Financial assistance for students can take the form of loans, bursaries, grants or scholarships. Loans must be paid back, usually once your education is complete, and often with interest. Bursaries, grants and scholarships do not need to be paid back.
Scholarships, bursaries and grants: Scholarships are usually awarded based on academic merit or other achievements, rather than financial need. Bursaries and grants are based primarily on an individual’s financial needs, but may involve other selection criteria such as extracurricular activities, community involvement and leadership. Contact your college's Financial Aid or Student Awards office to learn more about awards you may apply for through your college.
In addition to awards offered within the college system, there are many available through non-profit organizations, corporations and service clubs. The following links will help you research scholarships, bursaries and grants that you may qualify for:
- Ontario School Counsellors Association (OSCA)
- College websites
Government Assistance: Ontario residents may apply for government loans, grants and bursaries through the Ontario Student Assistance Program (OSAP). Canadian citizens and permanent residents may also qualify for loans and grants from the federal government. See the OSAP section below for more information on government financial assistance.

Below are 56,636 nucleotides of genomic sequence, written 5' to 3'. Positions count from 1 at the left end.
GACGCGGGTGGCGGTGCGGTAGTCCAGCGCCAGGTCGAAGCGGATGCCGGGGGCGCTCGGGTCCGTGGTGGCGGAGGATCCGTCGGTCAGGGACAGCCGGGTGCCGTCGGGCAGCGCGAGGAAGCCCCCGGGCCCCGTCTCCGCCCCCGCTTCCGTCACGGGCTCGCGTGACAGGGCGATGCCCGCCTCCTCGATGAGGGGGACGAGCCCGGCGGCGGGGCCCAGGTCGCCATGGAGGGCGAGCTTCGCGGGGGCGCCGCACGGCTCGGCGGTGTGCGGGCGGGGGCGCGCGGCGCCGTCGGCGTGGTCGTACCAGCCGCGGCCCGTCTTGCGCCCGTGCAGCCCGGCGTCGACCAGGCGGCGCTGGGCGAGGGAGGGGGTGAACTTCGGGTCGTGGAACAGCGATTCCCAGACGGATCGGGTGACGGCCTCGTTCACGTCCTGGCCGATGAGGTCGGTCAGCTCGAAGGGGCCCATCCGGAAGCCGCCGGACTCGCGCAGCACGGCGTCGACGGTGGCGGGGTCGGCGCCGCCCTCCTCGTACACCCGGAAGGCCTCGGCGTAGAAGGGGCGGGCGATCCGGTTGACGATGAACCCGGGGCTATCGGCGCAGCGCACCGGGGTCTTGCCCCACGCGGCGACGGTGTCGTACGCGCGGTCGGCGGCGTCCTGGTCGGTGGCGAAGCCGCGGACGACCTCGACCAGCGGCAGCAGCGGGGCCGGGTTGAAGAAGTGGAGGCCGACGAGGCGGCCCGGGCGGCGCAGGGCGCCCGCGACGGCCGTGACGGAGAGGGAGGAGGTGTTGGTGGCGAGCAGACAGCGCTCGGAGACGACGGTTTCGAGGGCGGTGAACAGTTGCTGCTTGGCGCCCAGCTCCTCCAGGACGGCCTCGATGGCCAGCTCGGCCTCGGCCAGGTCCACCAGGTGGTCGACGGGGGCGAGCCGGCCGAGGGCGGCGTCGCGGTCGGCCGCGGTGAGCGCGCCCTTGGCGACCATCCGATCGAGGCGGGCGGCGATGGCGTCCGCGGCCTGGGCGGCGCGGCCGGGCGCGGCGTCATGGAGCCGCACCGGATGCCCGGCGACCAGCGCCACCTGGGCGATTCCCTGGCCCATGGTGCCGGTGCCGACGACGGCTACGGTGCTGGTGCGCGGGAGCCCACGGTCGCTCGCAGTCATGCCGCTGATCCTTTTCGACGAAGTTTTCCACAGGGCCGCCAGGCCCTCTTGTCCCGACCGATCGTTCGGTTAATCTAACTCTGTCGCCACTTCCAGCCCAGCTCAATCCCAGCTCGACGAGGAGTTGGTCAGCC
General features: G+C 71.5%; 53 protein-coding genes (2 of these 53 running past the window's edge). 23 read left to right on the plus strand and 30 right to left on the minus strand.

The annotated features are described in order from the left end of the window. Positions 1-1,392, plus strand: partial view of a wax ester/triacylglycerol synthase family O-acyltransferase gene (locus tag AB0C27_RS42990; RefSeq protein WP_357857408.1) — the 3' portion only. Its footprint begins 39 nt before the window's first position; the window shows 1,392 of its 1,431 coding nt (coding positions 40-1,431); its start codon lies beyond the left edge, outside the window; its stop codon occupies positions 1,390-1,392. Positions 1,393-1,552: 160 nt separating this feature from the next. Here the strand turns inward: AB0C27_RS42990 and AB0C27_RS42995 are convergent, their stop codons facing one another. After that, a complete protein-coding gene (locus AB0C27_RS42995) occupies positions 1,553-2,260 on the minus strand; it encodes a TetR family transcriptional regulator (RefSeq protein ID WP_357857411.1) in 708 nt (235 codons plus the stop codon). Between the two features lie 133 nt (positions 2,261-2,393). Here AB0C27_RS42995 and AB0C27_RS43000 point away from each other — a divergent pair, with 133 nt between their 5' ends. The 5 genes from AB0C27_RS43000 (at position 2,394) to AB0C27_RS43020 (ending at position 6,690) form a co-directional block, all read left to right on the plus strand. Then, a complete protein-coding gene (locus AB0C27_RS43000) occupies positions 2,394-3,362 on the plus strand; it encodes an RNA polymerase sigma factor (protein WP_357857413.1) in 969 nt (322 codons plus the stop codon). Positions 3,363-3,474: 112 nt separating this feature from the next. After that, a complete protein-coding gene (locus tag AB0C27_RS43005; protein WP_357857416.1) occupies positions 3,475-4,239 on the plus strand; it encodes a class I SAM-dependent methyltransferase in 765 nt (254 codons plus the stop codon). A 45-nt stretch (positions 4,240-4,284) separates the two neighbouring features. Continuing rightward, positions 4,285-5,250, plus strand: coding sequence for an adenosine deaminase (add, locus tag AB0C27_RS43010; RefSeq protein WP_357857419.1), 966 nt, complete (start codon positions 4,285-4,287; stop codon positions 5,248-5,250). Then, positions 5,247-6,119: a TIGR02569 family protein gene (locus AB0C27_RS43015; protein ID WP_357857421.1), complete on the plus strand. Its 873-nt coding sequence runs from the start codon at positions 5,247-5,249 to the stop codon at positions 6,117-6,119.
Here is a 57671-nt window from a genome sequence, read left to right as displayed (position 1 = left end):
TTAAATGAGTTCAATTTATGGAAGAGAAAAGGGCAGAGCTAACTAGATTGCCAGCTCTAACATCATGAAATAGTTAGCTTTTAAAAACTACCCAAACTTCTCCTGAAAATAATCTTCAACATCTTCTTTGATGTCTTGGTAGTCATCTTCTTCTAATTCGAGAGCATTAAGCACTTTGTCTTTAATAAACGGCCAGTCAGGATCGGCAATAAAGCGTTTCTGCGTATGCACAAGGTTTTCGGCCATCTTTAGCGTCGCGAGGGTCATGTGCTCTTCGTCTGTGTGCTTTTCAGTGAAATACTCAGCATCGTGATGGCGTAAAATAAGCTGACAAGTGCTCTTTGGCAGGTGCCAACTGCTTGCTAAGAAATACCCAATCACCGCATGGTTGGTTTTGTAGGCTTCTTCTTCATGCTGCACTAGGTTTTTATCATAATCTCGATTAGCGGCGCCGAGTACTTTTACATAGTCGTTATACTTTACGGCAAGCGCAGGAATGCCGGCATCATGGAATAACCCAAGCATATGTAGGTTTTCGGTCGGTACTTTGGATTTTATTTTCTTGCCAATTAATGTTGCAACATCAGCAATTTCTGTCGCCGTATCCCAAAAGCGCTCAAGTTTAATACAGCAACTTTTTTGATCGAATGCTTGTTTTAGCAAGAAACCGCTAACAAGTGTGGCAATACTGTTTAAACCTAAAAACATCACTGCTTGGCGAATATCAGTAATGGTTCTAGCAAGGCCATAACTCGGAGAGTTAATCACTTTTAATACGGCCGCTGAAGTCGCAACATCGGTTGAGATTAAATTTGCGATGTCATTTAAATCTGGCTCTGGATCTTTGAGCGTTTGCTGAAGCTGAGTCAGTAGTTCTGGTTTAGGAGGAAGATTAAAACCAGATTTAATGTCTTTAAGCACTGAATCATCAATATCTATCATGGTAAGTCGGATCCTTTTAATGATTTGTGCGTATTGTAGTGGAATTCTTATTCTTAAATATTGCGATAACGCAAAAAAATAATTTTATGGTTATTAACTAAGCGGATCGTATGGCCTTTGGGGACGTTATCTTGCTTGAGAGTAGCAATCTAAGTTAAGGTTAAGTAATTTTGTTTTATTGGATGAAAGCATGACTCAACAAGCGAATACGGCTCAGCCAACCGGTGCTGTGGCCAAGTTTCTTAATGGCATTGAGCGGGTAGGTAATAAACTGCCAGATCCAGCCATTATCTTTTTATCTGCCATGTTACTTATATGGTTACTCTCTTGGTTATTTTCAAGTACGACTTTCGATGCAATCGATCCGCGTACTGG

Private Loans: Many private banking institutions offer postsecondary education loans. These are very similar to other bank loans, in that the borrower is expected to make monthly interest payments. In cases where students are deemed ineligible for government student loans but still need financial assistance to cover the costs of education, private financing options can fill the gap.
The Ontario Student Assistance Program (OSAP) is an integrated program funded by both the provincial and federal governments and administered by Ontario. OSAP provides needs-based financial assistance through grants and loans to help qualified students and their families with the cost of postsecondary education. Eligible Ontario residents may receive a combination of provincial and federal student financial aid.